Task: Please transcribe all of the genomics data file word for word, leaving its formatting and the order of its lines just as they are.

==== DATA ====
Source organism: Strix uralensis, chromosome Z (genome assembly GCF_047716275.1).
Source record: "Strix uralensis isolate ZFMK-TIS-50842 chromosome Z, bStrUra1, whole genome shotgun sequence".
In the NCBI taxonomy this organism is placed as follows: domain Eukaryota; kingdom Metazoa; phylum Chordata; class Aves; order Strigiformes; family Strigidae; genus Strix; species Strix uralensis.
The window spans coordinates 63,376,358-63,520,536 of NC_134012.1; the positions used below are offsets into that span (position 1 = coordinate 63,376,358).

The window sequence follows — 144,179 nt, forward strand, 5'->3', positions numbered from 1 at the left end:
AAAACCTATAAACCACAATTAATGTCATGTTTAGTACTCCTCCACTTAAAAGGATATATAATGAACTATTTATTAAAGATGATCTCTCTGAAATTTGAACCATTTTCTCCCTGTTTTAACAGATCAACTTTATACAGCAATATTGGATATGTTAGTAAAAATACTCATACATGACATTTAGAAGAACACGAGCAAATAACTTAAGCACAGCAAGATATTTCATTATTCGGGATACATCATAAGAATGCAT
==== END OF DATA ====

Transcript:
Source organism: Strix uralensis, chromosome Z (genome assembly GCF_047716275.1).
Source record: "Strix uralensis isolate ZFMK-TIS-50842 chromosome Z, bStrUra1, whole genome shotgun sequence".
In the NCBI taxonomy this organism is placed as follows: domain Eukaryota; kingdom Metazoa; phylum Chordata; class Aves; order Strigiformes; family Strigidae; genus Strix; species Strix uralensis.
The window spans coordinates 63,376,358-63,520,536 of NC_134012.1; the positions used below are offsets into that span (position 1 = coordinate 63,376,358).

The window sequence follows — 144,179 nt, forward strand, 5'->3', positions numbered from 1 at the left end:
AAAACCTATAAACCACAATTAATGTCATGTTTAGTACTCCTCCACTTAAAAGGATATATAATGAACTATTTATTAAAGATGATCTCTCTGAAATTTGAACCATTTTCTCCCTGTTTTAACAGATCAACTTTATACAGCAATATTGGATATGTTAGTAAAAATACTCATACATGACATTTAGAAGAACACGAGCAAATAACTTAAGCACAGCAAGATATTTCATTATTCGGGATACATCATAAGAATGCAT